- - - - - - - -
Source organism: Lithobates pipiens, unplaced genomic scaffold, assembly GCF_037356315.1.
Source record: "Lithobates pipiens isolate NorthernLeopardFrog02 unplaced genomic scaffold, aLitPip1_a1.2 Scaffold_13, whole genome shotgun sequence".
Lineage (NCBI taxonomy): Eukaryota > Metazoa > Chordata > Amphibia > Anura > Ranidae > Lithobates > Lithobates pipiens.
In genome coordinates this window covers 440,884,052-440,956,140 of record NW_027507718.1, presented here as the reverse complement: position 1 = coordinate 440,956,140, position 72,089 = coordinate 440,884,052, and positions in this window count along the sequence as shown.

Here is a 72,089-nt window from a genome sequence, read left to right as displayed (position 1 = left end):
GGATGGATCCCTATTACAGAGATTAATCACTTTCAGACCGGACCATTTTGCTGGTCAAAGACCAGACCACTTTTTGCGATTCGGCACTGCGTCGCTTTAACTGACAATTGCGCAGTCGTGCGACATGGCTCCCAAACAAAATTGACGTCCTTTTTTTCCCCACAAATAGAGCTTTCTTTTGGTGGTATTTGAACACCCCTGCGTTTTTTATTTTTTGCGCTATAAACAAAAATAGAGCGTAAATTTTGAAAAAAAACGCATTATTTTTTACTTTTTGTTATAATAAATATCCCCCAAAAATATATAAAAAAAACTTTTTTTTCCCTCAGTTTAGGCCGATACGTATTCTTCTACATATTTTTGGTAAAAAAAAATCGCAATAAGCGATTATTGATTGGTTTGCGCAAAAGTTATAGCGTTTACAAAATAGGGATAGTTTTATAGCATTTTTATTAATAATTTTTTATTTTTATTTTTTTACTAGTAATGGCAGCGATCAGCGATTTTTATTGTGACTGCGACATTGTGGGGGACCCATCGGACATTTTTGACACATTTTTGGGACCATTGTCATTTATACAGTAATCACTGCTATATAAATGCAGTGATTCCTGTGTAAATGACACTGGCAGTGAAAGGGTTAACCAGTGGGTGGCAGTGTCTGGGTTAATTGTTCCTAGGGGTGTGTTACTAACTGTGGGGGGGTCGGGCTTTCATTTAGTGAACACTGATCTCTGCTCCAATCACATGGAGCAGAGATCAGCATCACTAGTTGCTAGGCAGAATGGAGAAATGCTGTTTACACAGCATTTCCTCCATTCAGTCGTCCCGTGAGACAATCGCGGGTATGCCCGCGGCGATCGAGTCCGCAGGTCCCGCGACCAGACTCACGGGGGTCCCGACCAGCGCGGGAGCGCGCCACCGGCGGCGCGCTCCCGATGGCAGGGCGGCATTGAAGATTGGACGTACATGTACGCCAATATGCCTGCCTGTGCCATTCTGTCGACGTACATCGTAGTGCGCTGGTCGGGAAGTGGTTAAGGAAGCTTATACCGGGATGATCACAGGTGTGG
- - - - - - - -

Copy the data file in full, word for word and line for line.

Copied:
Source organism: Lithobates pipiens, unplaced genomic scaffold, assembly GCF_037356315.1.
Source record: "Lithobates pipiens isolate NorthernLeopardFrog02 unplaced genomic scaffold, aLitPip1_a1.2 Scaffold_13, whole genome shotgun sequence".
Lineage (NCBI taxonomy): Eukaryota > Metazoa > Chordata > Amphibia > Anura > Ranidae > Lithobates > Lithobates pipiens.
In genome coordinates this window covers 440,884,052-440,956,140 of record NW_027507718.1, presented here as the reverse complement: position 1 = coordinate 440,956,140, position 72,089 = coordinate 440,884,052, and positions in this window count along the sequence as shown.

Here is a 72,089-nt window from a genome sequence, read left to right as displayed (position 1 = left end):
GGATGGATCCCTATTACAGAGATTAATCACTTTCAGACCGGACCATTTTGCTGGTCAAAGACCAGACCACTTTTTGCGATTCGGCACTGCGTCGCTTTAACTGACAATTGCGCAGTCGTGCGACATGGCTCCCAAACAAAATTGACGTCCTTTTTTTCCCCACAAATAGAGCTTTCTTTTGGTGGTATTTGAACACCCCTGCGTTTTTTATTTTTTGCGCTATAAACAAAAATAGAGCGTAAATTTTGAAAAAAAACGCATTATTTTTTACTTTTTGTTATAATAAATATCCCCCAAAAATATATAAAAAAAACTTTTTTTTCCCTCAGTTTAGGCCGATACGTATTCTTCTACATATTTTTGGTAAAAAAAAATCGCAATAAGCGATTATTGATTGGTTTGCGCAAAAGTTATAGCGTTTACAAAATAGGGATAGTTTTATAGCATTTTTATTAATAATTTTTTATTTTTATTTTTTTACTAGTAATGGCAGCGATCAGCGATTTTTATTGTGACTGCGACATTGTGGGGGACCCATCGGACATTTTTGACACATTTTTGGGACCATTGTCATTTATACAGTAATCACTGCTATATAAATGCAGTGATTCCTGTGTAAATGACACTGGCAGTGAAAGGGTTAACCAGTGGGTGGCAGTGTCTGGGTTAATTGTTCCTAGGGGTGTGTTACTAACTGTGGGGGGGTCGGGCTTTCATTTAGTGAACACTGATCTCTGCTCCAATCACATGGAGCAGAGATCAGCATCACTAGTTGCTAGGCAGAATGGAGAAATGCTGTTTACACAGCATTTCCTCCATTCAGTCGTCCCGTGAGACAATCGCGGGTATGCCCGCGGCGATCGAGTCCGCAGGTCCCGCGACCAGACTCACGGGGGTCCCGACCAGCGCGGGAGCGCGCCACCGGCGGCGCGCTCCCGATGGCAGGGCGGCATTGAAGATTGGACGTACATGTACGCCAATATGCCTGCCTGTGCCATTCTGTCGACGTACATCGTAGTGCGCTGGTCGGGAAGTGGTTAAGGAAGCTTATACCGGGATGATCACAGGTGTGG